The political incorrect terms for "irregulars" are more colorful, so, yeah, this article is more bland than them. So be it. Wikipedia's goal is not to entertain.
But, "uninformative"? That's the most serious criticism in Wikipedia. Could you be more specific? Is it missing some information you expected, or doesn't have enough background, or pictures, or just needs to be expanded? Or do you mean that the whole subject isn't worthy of an article?
--A D Monroe III 02:39, 14 July 2005 (UTC)
Irregulars had a specific legal defintion in the mid-19th century that defined them as legal combatants. When I wrote The UnCivil War, I based my definitions on several key ideas--legal defnitions, common military usage, and how the combatants defined themselves. R. Mackey

I think the "other names" section was pretty good myself. Carefully written, good for them. —Preceding unsigned comment added by (talk) 05:04, 21 December 2007 (UTC)

Guerrilla does not equal asymmetric warfare[edit]

In both the Guerrilla article and here, it's been said that guerrillas use asymmetric warfare. This isn't quite right. Asymmetric warfare applies to both sides of a war, not just the one with irregular forces. For example, what the US is doing in Iraq follows the doctrine of asymmetric warfare. Unless someone makes a counter-claim, I'm going to fix both articles. --A D Monroe III 02:16, 14 July 2005 (UTC)

18th century partisans[edit]

I've made a change to the definition of PARTISAN, adding in the fact that the term meant something substantially different in the 18th and 19th centuries than it did in the 20th century. Johann von Ewald's Treatise on Partisan Warfare (1789?) describes the use of 'partisan' forces in the American Revolution as adjuncts to the British forces. In the 19th century, 'partisan ranger' forces were organized as part of the Confederate States Army (the most famous of which was Mosby's Rangers).--Robert Mackey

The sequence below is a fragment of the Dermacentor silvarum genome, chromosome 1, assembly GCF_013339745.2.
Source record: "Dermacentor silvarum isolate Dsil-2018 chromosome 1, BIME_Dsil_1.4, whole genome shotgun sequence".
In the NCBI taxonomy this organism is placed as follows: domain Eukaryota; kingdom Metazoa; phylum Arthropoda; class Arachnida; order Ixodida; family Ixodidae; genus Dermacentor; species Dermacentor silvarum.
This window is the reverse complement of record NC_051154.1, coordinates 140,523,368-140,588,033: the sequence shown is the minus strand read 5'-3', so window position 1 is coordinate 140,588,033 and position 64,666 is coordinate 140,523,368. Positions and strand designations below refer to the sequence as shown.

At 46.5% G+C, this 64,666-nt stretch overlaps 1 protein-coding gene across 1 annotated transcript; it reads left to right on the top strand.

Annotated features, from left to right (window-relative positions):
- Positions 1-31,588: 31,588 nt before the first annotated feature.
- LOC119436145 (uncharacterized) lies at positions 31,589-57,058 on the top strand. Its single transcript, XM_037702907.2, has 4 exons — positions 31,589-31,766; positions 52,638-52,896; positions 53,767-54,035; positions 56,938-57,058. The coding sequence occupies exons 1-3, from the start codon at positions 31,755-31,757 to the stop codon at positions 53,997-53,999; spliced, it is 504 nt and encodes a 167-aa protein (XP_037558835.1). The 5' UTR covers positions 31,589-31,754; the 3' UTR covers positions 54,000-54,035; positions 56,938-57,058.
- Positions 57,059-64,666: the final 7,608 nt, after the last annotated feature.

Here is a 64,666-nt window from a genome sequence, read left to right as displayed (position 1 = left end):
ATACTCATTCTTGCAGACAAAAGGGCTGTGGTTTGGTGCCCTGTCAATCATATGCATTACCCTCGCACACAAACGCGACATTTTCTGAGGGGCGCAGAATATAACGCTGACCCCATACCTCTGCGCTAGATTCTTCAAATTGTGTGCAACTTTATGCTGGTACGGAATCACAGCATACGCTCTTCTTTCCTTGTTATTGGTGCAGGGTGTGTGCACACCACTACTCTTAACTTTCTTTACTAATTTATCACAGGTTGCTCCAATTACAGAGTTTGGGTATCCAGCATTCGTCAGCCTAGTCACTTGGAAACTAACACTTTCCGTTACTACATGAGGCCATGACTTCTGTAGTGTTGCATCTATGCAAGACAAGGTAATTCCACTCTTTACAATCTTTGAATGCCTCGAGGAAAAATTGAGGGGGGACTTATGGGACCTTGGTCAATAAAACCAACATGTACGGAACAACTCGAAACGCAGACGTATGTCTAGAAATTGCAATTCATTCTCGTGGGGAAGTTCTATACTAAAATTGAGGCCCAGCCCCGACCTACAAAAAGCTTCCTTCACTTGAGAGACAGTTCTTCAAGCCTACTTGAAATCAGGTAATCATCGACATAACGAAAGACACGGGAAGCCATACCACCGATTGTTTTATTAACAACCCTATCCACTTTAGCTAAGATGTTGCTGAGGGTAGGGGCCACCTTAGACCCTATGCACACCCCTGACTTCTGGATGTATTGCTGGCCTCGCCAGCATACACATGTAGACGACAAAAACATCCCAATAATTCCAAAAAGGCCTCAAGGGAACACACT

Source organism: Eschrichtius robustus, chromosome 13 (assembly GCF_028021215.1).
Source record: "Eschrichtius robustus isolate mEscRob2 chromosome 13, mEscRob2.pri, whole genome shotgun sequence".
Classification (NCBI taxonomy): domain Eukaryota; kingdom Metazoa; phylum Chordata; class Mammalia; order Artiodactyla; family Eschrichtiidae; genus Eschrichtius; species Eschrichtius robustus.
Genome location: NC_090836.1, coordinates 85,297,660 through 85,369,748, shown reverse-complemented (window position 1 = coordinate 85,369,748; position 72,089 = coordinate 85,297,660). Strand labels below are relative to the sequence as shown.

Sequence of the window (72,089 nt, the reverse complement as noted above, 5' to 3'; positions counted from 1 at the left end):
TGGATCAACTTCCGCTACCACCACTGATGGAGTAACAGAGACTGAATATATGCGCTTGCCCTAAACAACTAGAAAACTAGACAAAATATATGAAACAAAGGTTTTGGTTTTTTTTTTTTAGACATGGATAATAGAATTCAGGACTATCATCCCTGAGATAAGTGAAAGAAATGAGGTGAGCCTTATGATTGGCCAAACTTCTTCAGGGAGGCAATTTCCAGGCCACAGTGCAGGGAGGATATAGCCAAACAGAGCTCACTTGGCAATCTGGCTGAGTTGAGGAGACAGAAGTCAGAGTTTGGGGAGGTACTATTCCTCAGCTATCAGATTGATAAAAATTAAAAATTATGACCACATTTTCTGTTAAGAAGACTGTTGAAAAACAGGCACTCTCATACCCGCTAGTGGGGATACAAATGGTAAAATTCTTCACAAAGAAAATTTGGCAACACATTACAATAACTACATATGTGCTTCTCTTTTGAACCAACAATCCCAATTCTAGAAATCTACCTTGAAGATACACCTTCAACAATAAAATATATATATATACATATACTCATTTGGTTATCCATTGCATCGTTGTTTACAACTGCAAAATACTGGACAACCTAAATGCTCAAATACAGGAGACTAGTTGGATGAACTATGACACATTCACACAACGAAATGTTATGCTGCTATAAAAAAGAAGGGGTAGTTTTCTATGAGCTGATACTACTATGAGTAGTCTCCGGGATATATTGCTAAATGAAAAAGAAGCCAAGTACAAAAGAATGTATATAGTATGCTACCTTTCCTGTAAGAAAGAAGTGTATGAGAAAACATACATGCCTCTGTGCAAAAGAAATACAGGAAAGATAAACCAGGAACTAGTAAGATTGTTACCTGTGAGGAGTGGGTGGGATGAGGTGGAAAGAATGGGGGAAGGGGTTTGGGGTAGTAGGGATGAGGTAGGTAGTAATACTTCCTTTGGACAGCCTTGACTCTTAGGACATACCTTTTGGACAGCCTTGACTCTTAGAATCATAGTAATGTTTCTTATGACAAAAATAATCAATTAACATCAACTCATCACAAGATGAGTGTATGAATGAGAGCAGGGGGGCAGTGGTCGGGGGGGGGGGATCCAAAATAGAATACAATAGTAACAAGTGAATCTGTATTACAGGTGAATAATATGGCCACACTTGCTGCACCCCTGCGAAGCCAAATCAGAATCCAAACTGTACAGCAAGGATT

You need to change Partisan (military) first, then reflect that change here. Subordinate articles can't overrule main ones. --A D Monroe III 22:44, 23 January 2006 (UTC)
Changes made in Partisan (military) to reflect proper use of term on this page. The partisan entry was only a stub that I have expanded.


What are the commonly cited features of a "standard" military that makes irregulars "non-standard"? Affiliation with a state? Assignment of rank? Marching in neat rows? -- Beland 03:18, 11 October 2005 (UTC)

It's the affiliation with a state. I've now included that point in the introduction. Thanks. --A D Monroe III 01:28, 12 October 2005 (UTC)
The Royal Navy is not affilliated to the government of the UK, but directly to the The Crown and the Crown is not a state. Philip Baird Shearer 00:08, 31 October 2005 (UTC)
I think a better definition of a "standard" military would be to use those of the Wikisource:Third Geneva Convention#Article 4 and the Hague Conventions[1].
I am sure with a little work a better more precise definition can be found. Philip Baird Shearer 00:54, 31 October 2005 (UTC)